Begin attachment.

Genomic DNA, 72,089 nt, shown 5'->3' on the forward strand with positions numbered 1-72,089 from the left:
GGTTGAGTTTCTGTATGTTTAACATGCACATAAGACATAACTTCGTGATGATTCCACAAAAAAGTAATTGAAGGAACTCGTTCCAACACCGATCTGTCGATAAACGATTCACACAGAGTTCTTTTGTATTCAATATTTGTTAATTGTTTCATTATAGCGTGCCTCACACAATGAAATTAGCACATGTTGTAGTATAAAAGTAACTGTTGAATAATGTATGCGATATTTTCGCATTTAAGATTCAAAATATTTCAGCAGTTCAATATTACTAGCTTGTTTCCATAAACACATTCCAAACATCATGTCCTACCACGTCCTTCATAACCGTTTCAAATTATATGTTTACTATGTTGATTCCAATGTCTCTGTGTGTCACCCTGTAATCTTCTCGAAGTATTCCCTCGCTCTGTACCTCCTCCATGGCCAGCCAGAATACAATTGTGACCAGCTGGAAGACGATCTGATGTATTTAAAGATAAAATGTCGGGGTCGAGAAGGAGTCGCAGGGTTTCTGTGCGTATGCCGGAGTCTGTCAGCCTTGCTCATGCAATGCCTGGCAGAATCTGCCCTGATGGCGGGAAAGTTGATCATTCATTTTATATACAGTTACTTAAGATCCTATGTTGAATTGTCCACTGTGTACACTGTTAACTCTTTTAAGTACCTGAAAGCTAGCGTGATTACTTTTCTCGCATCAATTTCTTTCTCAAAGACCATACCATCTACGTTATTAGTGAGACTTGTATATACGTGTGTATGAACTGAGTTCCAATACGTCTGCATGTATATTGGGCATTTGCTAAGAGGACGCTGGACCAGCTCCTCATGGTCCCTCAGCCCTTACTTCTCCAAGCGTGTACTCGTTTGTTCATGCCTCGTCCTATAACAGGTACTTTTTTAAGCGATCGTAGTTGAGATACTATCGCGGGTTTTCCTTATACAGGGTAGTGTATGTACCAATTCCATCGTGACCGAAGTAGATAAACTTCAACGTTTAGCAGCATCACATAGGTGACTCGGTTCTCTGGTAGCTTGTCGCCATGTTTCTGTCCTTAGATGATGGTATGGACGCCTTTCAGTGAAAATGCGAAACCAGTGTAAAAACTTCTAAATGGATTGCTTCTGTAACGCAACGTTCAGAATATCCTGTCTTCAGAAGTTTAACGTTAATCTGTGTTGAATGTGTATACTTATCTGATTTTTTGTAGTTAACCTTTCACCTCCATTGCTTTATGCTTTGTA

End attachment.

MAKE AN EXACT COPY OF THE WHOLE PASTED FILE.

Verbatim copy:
Genomic DNA, 72,089 nt, shown 5'->3' on the forward strand with positions numbered 1-72,089 from the left:
GGTTGAGTTTCTGTATGTTTAACATGCACATAAGACATAACTTCGTGATGATTCCACAAAAAAGTAATTGAAGGAACTCGTTCCAACACCGATCTGTCGATAAACGATTCACACAGAGTTCTTTTGTATTCAATATTTGTTAATTGTTTCATTATAGCGTGCCTCACACAATGAAATTAGCACATGTTGTAGTATAAAAGTAACTGTTGAATAATGTATGCGATATTTTCGCATTTAAGATTCAAAATATTTCAGCAGTTCAATATTACTAGCTTGTTTCCATAAACACATTCCAAACATCATGTCCTACCACGTCCTTCATAACCGTTTCAAATTATATGTTTACTATGTTGATTCCAATGTCTCTGTGTGTCACCCTGTAATCTTCTCGAAGTATTCCCTCGCTCTGTACCTCCTCCATGGCCAGCCAGAATACAATTGTGACCAGCTGGAAGACGATCTGATGTATTTAAAGATAAAATGTCGGGGTCGAGAAGGAGTCGCAGGGTTTCTGTGCGTATGCCGGAGTCTGTCAGCCTTGCTCATGCAATGCCTGGCAGAATCTGCCCTGATGGCGGGAAAGTTGATCATTCATTTTATATACAGTTACTTAAGATCCTATGTTGAATTGTCCACTGTGTACACTGTTAACTCTTTTAAGTACCTGAAAGCTAGCGTGATTACTTTTCTCGCATCAATTTCTTTCTCAAAGACCATACCATCTACGTTATTAGTGAGACTTGTATATACGTGTGTATGAACTGAGTTCCAATACGTCTGCATGTATATTGGGCATTTGCTAAGAGGACGCTGGACCAGCTCCTCATGGTCCCTCAGCCCTTACTTCTCCAAGCGTGTACTCGTTTGTTCATGCCTCGTCCTATAACAGGTACTTTTTTAAGCGATCGTAGTTGAGATACTATCGCGGGTTTTCCTTATACAGGGTAGTGTATGTACCAATTCCATCGTGACCGAAGTAGATAAACTTCAACGTTTAGCAGCATCACATAGGTGACTCGGTTCTCTGGTAGCTTGTCGCCATGTTTCTGTCCTTAGATGATGGTATGGACGCCTTTCAGTGAAAATGCGAAACCAGTGTAAAAACTTCTAAATGGATTGCTTCTGTAACGCAACGTTCAGAATATCCTGTCTTCAGAAGTTTAACGTTAATCTGTGTTGAATGTGTATACTTATCTGATTTTTTGTAGTTAACCTTTCACCTCCATTGCTTTATGCTTTGTA